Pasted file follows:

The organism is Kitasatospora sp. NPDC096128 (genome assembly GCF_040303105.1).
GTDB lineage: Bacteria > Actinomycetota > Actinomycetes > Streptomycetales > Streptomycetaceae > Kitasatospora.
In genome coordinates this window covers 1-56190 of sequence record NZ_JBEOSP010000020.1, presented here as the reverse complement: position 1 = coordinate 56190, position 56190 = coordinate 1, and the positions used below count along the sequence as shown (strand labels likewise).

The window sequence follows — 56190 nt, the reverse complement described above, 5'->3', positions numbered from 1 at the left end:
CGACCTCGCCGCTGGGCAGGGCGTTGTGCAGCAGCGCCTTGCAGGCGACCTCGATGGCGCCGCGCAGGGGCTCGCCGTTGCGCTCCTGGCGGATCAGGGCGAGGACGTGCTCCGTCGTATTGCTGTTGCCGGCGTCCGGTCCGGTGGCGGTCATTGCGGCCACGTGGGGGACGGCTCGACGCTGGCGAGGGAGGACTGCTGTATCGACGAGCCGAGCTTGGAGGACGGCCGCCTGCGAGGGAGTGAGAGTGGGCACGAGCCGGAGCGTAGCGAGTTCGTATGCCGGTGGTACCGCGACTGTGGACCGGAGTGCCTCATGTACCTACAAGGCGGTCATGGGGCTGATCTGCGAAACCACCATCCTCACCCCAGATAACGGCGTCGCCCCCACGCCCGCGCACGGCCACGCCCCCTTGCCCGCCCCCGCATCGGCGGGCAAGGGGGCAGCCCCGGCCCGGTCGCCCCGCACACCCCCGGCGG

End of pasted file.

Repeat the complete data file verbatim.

The organism is Kitasatospora sp. NPDC096128 (genome assembly GCF_040303105.1).
GTDB lineage: Bacteria > Actinomycetota > Actinomycetes > Streptomycetales > Streptomycetaceae > Kitasatospora.
In genome coordinates this window covers 1-56190 of sequence record NZ_JBEOSP010000020.1, presented here as the reverse complement: position 1 = coordinate 56190, position 56190 = coordinate 1, and the positions used below count along the sequence as shown (strand labels likewise).

The window sequence follows — 56190 nt, the reverse complement described above, 5'->3', positions numbered from 1 at the left end:
CGACCTCGCCGCTGGGCAGGGCGTTGTGCAGCAGCGCCTTGCAGGCGACCTCGATGGCGCCGCGCAGGGGCTCGCCGTTGCGCTCCTGGCGGATCAGGGCGAGGACGTGCTCCGTCGTATTGCTGTTGCCGGCGTCCGGTCCGGTGGCGGTCATTGCGGCCACGTGGGGGACGGCTCGACGCTGGCGAGGGAGGACTGCTGTATCGACGAGCCGAGCTTGGAGGACGGCCGCCTGCGAGGGAGTGAGAGTGGGCACGAGCCGGAGCGTAGCGAGTTCGTATGCCGGTGGTACCGCGACTGTGGACCGGAGTGCCTCATGTACCTACAAGGCGGTCATGGGGCTGATCTGCGAAACCACCATCCTCACCCCAGATAACGGCGTCGCCCCCACGCCCGCGCACGGCCACGCCCCCTTGCCCGCCCCCGCATCGGCGGGCAAGGGGGCAGCCCCGGCCCGGTCGCCCCGCACACCCCCGGCGG